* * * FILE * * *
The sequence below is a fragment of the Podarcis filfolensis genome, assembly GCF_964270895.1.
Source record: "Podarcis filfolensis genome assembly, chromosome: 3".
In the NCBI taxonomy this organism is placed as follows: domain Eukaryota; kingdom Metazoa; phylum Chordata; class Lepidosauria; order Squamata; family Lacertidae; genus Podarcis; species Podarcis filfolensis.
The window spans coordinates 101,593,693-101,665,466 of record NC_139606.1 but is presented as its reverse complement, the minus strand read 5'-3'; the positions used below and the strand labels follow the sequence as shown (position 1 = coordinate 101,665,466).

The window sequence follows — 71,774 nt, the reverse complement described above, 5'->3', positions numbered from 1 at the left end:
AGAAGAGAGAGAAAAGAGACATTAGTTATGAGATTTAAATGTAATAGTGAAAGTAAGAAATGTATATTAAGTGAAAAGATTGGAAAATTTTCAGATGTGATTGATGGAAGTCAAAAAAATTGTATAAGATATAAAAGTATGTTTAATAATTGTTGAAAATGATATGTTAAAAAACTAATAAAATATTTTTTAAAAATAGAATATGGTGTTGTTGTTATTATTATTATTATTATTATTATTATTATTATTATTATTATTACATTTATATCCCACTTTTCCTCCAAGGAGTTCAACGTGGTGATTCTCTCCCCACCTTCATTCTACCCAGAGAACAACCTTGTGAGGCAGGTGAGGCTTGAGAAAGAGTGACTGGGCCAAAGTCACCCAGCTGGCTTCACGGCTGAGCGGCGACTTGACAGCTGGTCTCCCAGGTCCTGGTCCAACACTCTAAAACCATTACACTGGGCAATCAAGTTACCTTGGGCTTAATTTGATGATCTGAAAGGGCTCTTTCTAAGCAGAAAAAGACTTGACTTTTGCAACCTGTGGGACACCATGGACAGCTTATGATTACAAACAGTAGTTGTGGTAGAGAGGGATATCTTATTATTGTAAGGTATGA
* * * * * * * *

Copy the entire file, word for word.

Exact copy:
The sequence below is a fragment of the Podarcis filfolensis genome, assembly GCF_964270895.1.
Source record: "Podarcis filfolensis genome assembly, chromosome: 3".
In the NCBI taxonomy this organism is placed as follows: domain Eukaryota; kingdom Metazoa; phylum Chordata; class Lepidosauria; order Squamata; family Lacertidae; genus Podarcis; species Podarcis filfolensis.
The window spans coordinates 101,593,693-101,665,466 of record NC_139606.1 but is presented as its reverse complement, the minus strand read 5'-3'; the positions used below and the strand labels follow the sequence as shown (position 1 = coordinate 101,665,466).

The window sequence follows — 71,774 nt, the reverse complement described above, 5'->3', positions numbered from 1 at the left end:
AGAAGAGAGAGAAAAGAGACATTAGTTATGAGATTTAAATGTAATAGTGAAAGTAAGAAATGTATATTAAGTGAAAAGATTGGAAAATTTTCAGATGTGATTGATGGAAGTCAAAAAAATTGTATAAGATATAAAAGTATGTTTAATAATTGTTGAAAATGATATGTTAAAAAACTAATAAAATATTTTTTAAAAATAGAATATGGTGTTGTTGTTATTATTATTATTATTATTATTATTATTATTATTATTATTATTACATTTATATCCCACTTTTCCTCCAAGGAGTTCAACGTGGTGATTCTCTCCCCACCTTCATTCTACCCAGAGAACAACCTTGTGAGGCAGGTGAGGCTTGAGAAAGAGTGACTGGGCCAAAGTCACCCAGCTGGCTTCACGGCTGAGCGGCGACTTGACAGCTGGTCTCCCAGGTCCTGGTCCAACACTCTAAAACCATTACACTGGGCAATCAAGTTACCTTGGGCTTAATTTGATGATCTGAAAGGGCTCTTTCTAAGCAGAAAAAGACTTGACTTTTGCAACCTGTGGGACACCATGGACAGCTTATGATTACAAACAGTAGTTGTGGTAGAGAGGGATATCTTATTATTGTAAGGTATGA